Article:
When creating a new map, you have the option of picking one of our templates:

Templates provide an easy way to have a great looking map right from the start. Simply choose the template that best fits your use case and we'll add the proper decorations, adjust default settings, and even bootstrap the project with relevant fields.

Here are four videos that walk you through the basics of each template:

System Template

Stakeholder Template

SNA (Social Network Analysis) Template

Custom Template

Geo Template

The newest addition to Kumu's collection of templates is the geo template, which lets you build your visualizations on top of geographic maps.

You can activate the geo template by opening the Advanced Editor (keyboard shortcut: press .) and adding this code to the @settings block:

@settings {
    template: geo;

Place your elements

Once you have activated the geo template, you can assign location data to your elements to place them on the geographic map.

Kumu's flexible geocoding engine will understand many types of location data, including mailing address, city and state, or even just a country. You can also provide latitude and longitude values using the "latitude, longitude" format.

If you are using the "latitude, longitude" format, don't include the degree symbol, and don't include the cardinal direction. For example, the latitude, longitude of Honolulu, Hawaii is 21.3069° N, 157.8583° W, but it should be entered in Kumu as 21.3069, -157.8583.

Geo map showing latitude and longitude for Honolulu

Note that latitudes in the Southern hemisphere and longitudes in the Western hemisphere are negative numbers.

If you already have your location data in the map and don't want to duplicate it in a new field name "Location", don't worry - you can use the geo-location property in the @settings block to tell Kumu where your location data is:

@settings {
  template: geo;
  geo-location: "zipcode";

And if the default geocoding results aren’t accurate, you can scope them to a specific region using expressions. For an element with something like "Main Street" in the location field, the addition of , Hawaii would help Kumu know which Main Street you're talking about:

@settings {
  template: geo;
  geo-location: "{{location}}, Hawaii";

Note that your location field should be wrapped in two curly braces if you are scoping the results.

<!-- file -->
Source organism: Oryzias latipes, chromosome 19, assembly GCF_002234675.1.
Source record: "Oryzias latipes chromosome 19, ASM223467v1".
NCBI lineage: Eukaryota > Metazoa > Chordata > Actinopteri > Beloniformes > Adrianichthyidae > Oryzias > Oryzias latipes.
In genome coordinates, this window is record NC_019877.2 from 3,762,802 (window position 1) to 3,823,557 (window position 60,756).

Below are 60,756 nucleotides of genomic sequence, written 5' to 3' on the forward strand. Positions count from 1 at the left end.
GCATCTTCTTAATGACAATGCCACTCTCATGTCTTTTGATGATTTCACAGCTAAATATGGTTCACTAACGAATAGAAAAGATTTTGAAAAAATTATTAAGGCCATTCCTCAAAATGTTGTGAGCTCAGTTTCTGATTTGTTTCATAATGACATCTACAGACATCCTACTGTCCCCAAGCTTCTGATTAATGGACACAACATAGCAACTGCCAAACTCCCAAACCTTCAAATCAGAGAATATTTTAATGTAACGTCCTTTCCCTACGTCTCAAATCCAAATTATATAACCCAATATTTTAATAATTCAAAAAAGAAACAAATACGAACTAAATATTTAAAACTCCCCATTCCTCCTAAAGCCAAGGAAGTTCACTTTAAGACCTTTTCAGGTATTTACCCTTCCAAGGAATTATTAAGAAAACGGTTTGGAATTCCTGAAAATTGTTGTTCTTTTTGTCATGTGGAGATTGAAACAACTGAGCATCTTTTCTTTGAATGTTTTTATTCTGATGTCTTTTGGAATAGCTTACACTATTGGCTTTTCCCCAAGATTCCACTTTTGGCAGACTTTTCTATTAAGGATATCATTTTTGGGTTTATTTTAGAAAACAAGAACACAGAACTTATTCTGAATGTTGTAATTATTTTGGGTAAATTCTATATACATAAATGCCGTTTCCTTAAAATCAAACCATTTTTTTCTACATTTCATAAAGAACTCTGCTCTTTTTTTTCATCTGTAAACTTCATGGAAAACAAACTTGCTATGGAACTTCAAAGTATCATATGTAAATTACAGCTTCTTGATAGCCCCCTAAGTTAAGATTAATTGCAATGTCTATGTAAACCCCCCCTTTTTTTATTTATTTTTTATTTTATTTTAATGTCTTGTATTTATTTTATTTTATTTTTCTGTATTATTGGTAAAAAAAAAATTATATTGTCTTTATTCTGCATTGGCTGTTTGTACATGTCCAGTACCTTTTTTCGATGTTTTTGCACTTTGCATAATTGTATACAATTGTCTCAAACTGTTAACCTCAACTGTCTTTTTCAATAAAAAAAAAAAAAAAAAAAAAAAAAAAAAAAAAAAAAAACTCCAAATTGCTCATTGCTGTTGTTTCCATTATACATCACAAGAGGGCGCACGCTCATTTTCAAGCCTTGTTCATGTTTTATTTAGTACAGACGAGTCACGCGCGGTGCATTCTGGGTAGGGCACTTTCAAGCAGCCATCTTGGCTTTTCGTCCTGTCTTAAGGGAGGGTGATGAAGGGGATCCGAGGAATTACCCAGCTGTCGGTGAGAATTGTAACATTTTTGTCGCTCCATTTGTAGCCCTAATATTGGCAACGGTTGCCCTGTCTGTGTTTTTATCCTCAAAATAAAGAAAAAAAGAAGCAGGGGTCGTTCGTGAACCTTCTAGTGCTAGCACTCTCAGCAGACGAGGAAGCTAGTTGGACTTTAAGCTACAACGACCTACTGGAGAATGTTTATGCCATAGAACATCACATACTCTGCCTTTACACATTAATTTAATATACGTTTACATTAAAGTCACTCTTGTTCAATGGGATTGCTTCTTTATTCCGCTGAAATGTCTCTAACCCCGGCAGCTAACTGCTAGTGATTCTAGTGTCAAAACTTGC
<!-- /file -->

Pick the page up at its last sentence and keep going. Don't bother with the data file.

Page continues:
Good to know:

  • If you leave the location field blank on an element, it will get placed at 0° latitude, 0° longitude (in the Atlantic Ocean, south of Ghana).
  • If two elements have the exact same location, they will stack on top of each other and might be difficult to see.
  • You can use different types of location data to place your elements, even in the same map, as long as all the data is stored in the same field.
  • Geo isn’t quite ready for large maps yet. If you have more than 100 elements, it will take a few refreshes to get all locations geocoded.
  • Screenshots and PDFs are not currently supported for geo.
  • Decorations for geo maps are still in beta. By default, you’re limited to squares and straight lines, but if you want to test out the full range of decorations (circles, borders, curved lines, flags, etc.), add renderer: canvas; to your @settings block.

Switching templates

If you tested out one template, but realized it wasn't right for your project, don't worry—switching to a different template just takes a few clicks!

Click the Settings icon on the right side of your map to open the Basic Editor. Then, click MORE OPTIONS and select Customize defaults from the list. In the Customize defaults menu that appears, scroll down to the General settings section.

In that section, you can use the Template dropdown menu to select a different template. Click Save and Continue to finish the process.

If you've applied a few different templates to test them out, you probably have leftover field values (especially Element Type values) that you aren't using and want to delete. To solve that problem, check out our guide on deleting field values.

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